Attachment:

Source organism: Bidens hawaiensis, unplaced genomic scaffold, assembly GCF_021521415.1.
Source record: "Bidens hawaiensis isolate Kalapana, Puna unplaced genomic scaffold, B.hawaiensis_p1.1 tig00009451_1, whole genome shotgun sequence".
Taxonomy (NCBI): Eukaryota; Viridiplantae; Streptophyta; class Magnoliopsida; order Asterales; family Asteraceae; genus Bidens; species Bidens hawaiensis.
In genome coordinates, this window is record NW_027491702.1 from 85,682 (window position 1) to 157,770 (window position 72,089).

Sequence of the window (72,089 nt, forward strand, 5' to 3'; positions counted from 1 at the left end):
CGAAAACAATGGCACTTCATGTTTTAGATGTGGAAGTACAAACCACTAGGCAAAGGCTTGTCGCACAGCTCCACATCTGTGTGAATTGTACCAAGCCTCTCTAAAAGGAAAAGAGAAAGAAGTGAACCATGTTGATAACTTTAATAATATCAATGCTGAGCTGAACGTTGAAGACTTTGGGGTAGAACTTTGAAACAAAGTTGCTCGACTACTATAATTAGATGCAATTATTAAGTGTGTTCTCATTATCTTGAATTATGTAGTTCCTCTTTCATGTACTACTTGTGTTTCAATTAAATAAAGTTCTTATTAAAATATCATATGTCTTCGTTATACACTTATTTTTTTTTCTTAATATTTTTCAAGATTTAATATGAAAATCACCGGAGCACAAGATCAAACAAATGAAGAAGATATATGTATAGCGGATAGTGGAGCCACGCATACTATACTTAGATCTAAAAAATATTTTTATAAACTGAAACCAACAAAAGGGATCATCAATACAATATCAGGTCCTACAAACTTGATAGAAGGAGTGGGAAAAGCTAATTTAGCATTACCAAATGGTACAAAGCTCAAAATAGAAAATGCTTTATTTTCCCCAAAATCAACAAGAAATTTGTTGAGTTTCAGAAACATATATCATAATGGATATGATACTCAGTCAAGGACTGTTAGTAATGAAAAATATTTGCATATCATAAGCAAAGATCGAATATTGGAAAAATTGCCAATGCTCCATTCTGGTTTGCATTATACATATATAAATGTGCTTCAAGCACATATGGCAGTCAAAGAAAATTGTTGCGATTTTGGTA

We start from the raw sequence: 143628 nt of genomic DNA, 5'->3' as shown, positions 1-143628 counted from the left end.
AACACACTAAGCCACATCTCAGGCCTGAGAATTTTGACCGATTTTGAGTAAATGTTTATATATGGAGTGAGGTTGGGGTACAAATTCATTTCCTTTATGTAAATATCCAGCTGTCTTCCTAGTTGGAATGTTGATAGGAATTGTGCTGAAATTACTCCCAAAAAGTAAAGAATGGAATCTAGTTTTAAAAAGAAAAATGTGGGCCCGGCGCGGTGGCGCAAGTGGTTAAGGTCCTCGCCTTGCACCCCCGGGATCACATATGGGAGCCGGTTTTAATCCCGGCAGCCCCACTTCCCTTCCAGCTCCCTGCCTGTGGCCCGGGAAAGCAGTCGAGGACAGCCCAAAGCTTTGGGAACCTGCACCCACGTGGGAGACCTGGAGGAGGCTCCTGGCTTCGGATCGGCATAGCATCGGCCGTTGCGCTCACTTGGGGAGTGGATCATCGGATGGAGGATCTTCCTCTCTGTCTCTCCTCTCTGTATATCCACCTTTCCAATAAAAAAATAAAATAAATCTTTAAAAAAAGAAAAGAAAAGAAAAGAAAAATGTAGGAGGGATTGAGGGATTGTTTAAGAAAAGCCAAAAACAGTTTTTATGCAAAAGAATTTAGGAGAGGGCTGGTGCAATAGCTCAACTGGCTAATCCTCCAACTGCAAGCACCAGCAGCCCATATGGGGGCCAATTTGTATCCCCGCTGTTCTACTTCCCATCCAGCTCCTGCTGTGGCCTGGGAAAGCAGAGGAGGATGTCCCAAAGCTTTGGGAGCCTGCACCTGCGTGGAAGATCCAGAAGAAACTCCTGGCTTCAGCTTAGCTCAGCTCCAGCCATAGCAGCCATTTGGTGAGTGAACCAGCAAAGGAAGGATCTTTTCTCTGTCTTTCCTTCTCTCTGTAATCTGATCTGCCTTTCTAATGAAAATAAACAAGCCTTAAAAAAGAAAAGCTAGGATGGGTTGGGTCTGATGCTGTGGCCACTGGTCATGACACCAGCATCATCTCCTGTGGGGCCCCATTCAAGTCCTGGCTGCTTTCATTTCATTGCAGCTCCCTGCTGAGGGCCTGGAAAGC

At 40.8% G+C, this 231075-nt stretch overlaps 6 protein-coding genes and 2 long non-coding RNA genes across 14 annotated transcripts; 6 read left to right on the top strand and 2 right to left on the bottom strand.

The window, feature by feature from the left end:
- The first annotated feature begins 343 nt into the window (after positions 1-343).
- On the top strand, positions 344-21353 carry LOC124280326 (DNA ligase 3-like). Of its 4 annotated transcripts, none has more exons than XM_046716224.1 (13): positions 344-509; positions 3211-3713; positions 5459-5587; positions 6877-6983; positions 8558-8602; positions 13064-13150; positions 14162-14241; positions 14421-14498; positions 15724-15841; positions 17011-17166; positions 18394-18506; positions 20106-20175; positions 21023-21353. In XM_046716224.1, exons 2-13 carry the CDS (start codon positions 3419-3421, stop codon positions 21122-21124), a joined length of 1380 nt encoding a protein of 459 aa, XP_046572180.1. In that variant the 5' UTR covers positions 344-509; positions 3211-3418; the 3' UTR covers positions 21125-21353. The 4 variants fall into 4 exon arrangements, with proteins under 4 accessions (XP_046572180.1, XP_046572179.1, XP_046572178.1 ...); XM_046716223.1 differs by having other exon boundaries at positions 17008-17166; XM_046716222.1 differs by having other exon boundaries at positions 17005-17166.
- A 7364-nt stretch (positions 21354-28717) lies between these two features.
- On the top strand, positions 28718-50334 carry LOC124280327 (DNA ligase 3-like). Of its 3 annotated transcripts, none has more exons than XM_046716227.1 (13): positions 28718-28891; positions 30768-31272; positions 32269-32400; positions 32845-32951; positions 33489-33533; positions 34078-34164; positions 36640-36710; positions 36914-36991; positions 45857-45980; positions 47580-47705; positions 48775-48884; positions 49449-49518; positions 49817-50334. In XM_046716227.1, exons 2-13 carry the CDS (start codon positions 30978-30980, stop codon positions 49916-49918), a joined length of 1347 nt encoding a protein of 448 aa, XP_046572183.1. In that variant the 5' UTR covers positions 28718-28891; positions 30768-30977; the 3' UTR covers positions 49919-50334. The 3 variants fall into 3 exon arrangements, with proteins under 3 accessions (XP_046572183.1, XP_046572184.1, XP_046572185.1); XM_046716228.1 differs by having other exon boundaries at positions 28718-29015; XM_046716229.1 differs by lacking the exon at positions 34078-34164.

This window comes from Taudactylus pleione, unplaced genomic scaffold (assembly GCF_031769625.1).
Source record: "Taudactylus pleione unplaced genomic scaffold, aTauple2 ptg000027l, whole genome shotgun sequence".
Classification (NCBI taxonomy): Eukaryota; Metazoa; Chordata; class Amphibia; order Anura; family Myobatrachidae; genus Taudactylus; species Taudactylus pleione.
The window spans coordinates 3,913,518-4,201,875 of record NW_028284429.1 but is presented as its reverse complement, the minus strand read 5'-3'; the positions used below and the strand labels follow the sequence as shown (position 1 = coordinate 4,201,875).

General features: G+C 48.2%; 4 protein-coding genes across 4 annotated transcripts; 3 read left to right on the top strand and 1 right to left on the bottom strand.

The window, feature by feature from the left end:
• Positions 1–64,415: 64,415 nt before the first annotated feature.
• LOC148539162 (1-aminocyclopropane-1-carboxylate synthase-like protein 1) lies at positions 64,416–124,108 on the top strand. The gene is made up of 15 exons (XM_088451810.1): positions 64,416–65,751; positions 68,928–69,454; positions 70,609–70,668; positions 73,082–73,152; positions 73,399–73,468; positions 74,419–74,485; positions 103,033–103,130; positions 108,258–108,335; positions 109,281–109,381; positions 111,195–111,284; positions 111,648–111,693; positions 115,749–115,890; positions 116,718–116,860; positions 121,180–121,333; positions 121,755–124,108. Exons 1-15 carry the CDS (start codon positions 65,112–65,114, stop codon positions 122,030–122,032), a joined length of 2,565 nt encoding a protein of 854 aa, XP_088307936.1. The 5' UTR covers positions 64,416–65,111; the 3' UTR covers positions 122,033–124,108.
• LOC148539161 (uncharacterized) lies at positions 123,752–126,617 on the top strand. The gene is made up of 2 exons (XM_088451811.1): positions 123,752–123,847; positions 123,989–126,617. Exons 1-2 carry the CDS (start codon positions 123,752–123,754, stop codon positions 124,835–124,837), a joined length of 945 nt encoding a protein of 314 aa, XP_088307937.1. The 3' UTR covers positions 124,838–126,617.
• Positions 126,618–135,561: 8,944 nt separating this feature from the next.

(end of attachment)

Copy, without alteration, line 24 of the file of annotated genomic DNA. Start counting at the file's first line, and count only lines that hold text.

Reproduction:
• Positions 126,618–135,561: 8,944 nt separating this feature from the next.